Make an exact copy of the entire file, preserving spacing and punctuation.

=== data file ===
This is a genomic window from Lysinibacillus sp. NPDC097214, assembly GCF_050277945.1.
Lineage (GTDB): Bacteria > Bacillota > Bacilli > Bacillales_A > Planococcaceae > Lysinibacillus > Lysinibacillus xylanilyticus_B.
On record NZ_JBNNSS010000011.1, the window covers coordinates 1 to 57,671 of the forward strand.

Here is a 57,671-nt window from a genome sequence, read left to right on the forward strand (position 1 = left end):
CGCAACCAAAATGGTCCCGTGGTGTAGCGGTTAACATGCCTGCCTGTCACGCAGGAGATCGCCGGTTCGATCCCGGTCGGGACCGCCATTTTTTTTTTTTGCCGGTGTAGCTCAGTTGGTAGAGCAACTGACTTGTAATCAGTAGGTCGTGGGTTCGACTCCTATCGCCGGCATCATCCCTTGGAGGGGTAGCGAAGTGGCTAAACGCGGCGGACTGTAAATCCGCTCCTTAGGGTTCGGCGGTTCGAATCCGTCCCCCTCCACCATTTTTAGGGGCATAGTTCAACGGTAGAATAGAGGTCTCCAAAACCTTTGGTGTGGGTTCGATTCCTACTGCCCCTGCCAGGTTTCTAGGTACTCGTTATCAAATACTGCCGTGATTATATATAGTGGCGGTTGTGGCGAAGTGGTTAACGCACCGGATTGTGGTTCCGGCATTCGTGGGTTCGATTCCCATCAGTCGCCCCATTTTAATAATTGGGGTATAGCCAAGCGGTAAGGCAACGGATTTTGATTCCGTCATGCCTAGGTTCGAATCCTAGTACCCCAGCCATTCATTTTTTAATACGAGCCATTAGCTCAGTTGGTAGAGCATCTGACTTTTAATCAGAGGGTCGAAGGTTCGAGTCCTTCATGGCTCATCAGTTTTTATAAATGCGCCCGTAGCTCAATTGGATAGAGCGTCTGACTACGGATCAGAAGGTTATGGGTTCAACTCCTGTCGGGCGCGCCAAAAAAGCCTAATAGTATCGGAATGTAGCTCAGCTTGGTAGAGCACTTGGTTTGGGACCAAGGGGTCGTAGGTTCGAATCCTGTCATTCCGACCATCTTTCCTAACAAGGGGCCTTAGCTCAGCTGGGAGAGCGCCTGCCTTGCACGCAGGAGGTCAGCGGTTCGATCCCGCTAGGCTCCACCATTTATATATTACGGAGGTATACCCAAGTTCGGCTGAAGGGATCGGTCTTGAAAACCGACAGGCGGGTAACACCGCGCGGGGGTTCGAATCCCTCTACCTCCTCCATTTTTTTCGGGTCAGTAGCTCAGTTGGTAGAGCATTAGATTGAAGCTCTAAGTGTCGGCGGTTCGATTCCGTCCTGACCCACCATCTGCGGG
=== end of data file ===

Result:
This is a genomic window from Lysinibacillus sp. NPDC097214, assembly GCF_050277945.1.
Lineage (GTDB): Bacteria > Bacillota > Bacilli > Bacillales_A > Planococcaceae > Lysinibacillus > Lysinibacillus xylanilyticus_B.
On record NZ_JBNNSS010000011.1, the window covers coordinates 1 to 57,671 of the forward strand.

Here is a 57,671-nt window from a genome sequence, read left to right on the forward strand (position 1 = left end):
CGCAACCAAAATGGTCCCGTGGTGTAGCGGTTAACATGCCTGCCTGTCACGCAGGAGATCGCCGGTTCGATCCCGGTCGGGACCGCCATTTTTTTTTTTTGCCGGTGTAGCTCAGTTGGTAGAGCAACTGACTTGTAATCAGTAGGTCGTGGGTTCGACTCCTATCGCCGGCATCATCCCTTGGAGGGGTAGCGAAGTGGCTAAACGCGGCGGACTGTAAATCCGCTCCTTAGGGTTCGGCGGTTCGAATCCGTCCCCCTCCACCATTTTTAGGGGCATAGTTCAACGGTAGAATAGAGGTCTCCAAAACCTTTGGTGTGGGTTCGATTCCTACTGCCCCTGCCAGGTTTCTAGGTACTCGTTATCAAATACTGCCGTGATTATATATAGTGGCGGTTGTGGCGAAGTGGTTAACGCACCGGATTGTGGTTCCGGCATTCGTGGGTTCGATTCCCATCAGTCGCCCCATTTTAATAATTGGGGTATAGCCAAGCGGTAAGGCAACGGATTTTGATTCCGTCATGCCTAGGTTCGAATCCTAGTACCCCAGCCATTCATTTTTTAATACGAGCCATTAGCTCAGTTGGTAGAGCATCTGACTTTTAATCAGAGGGTCGAAGGTTCGAGTCCTTCATGGCTCATCAGTTTTTATAAATGCGCCCGTAGCTCAATTGGATAGAGCGTCTGACTACGGATCAGAAGGTTATGGGTTCAACTCCTGTCGGGCGCGCCAAAAAAGCCTAATAGTATCGGAATGTAGCTCAGCTTGGTAGAGCACTTGGTTTGGGACCAAGGGGTCGTAGGTTCGAATCCTGTCATTCCGACCATCTTTCCTAACAAGGGGCCTTAGCTCAGCTGGGAGAGCGCCTGCCTTGCACGCAGGAGGTCAGCGGTTCGATCCCGCTAGGCTCCACCATTTATATATTACGGAGGTATACCCAAGTTCGGCTGAAGGGATCGGTCTTGAAAACCGACAGGCGGGTAACACCGCGCGGGGGTTCGAATCCCTCTACCTCCTCCATTTTTTTCGGGTCAGTAGCTCAGTTGGTAGAGCATTAGATTGAAGCTCTAAGTGTCGGCGGTTCGATTCCGTCCTGACCCACCATCTGCGGG